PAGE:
Updated October 26, 2020 - 8:28 pm
Representatives of Las Vegas Sands Corp. confirmed that the company is in “very early discussions” to sell its Las Vegas assets but said Monday that “nothing has been finalized.”
The confirmation follows a Bloomberg News report that the company is exploring a $6 billion sale of its Las Vegas operations.
The company operates The Venetian, Palazzo and the Sands Expo and Convention Center, a multibillion-dollar integrated resort complex on the Strip. Sands also has teamed up with Madison Square Garden to invest in the $1.66 billion MSG Sphere project, located east of the Sands Expo Center at The Venetian and set to open in 2023.
The discussions of a potential sale come as Las Vegas’ economic recovery from the coronavirus pandemic appears long and uncertain. Meanwhile, the company’s most lucrative properties are in Asia, where it operates hotel-casinos in Singapore and the Chinese special administrative region of Macao.
Las Vegas’ slow recovery
In 2020 earnings calls, the Las Vegas-based company has signaled a continued commitment to the Asian market, which is expected to recover from the pandemic faster than its Las Vegas counterpart.
Sands’ operations in Macao and Singapore each generated more revenue in the third quarter than its Las Vegas assets. Its Macao properties generated combined revenue of $167 million and its Singapore asset reported $281 million, while its Las Vegas properties brought in $152 million, according to filings with the U.S. Securities and Exchange Commission.
Chairman and CEO Sheldon Adelson said in an earnings call last week that Sands’ business volumes have continued to be affected by the pandemic, but operating results have been on the mend, “especially in Asia.”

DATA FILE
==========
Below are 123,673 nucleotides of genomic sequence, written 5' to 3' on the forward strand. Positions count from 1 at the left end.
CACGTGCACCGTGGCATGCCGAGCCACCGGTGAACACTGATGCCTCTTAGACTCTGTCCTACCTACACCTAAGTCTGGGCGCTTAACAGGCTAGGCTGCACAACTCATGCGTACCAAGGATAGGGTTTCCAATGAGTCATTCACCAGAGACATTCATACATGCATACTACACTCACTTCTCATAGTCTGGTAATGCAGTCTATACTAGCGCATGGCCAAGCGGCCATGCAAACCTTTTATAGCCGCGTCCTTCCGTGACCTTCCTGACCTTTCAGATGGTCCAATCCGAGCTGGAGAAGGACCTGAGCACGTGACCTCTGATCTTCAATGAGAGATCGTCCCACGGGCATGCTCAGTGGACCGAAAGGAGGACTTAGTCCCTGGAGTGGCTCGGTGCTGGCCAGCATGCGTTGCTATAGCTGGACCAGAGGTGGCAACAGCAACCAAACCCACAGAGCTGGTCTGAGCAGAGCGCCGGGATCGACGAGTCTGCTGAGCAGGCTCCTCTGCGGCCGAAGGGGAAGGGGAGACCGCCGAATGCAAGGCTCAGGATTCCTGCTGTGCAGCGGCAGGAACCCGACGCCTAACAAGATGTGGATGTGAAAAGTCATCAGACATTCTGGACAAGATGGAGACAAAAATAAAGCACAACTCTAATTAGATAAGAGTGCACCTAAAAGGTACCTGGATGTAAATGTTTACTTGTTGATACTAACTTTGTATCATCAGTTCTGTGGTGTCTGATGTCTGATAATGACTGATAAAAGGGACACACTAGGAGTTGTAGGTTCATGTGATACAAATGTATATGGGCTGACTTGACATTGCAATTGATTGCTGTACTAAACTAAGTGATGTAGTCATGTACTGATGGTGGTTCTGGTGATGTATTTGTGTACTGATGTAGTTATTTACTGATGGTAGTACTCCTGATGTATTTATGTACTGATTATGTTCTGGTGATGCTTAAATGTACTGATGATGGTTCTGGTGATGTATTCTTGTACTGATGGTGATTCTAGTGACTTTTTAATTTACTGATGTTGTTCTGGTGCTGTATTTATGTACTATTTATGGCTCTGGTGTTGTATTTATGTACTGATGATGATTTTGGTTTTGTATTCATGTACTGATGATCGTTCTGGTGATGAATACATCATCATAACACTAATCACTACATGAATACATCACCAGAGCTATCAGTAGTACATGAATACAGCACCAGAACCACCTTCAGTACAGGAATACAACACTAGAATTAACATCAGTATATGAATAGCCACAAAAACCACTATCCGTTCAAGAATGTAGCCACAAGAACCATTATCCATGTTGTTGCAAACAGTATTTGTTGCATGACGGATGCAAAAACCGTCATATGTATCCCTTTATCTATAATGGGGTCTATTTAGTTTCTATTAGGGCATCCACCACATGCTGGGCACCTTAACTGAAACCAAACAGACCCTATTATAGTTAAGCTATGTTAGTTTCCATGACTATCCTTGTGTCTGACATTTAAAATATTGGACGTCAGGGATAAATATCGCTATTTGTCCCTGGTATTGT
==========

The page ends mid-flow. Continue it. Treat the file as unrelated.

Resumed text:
Much of the company’s recent and future investments are aimed at its Asian operations.
Sands plans to spend $3.3 billion on a new luxury tower at its Marina Bay Sands property in Singapore, which reported a profitable third quarter.
In Macao, the company recently opened Grand Suites at Four Seasons Macao, a $450 million investment in 290 luxury suites in two towers. The company also is spending $1.35 billion to rebrand Sands Cotai Central into the Londoner, with various improvements scheduled to debut through 2021.
“Macao has the potential to become one of the greatest business and leisure tourism destinations in the world,” Adelson said during the call. “We would welcome the opportunity to invest billions of digital investment dollars and extend our contributions to Macao’s diversification and evolution into Asia’s leading leisure and business tourism destination.”
Las Vegas’ economy has been hammered by the coronavirus pandemic. Last week, Sands reported an 82 percent net revenue drop in the third quarter year over year. Net revenue was $586 million, compared with $3.3 billion in the third quarter of 2019. Net loss was $731 million, a stark contrast from the $669 million in net income in the same period last year.
Adelson said there have been some improvements in Las Vegas — weekend occupancies have been as high as 70 percent, and recovery is “well underway” — but the lack of group business has continued to devastate the city’s midweek visitation rates.
An ‘interesting’ move
Gaming analyst Chad Beynon of Macquarie Research expects that Las Vegas resorts will reach full recovery in 2023 or beyond, but he said the long-term growth and returns are higher in Asian markets.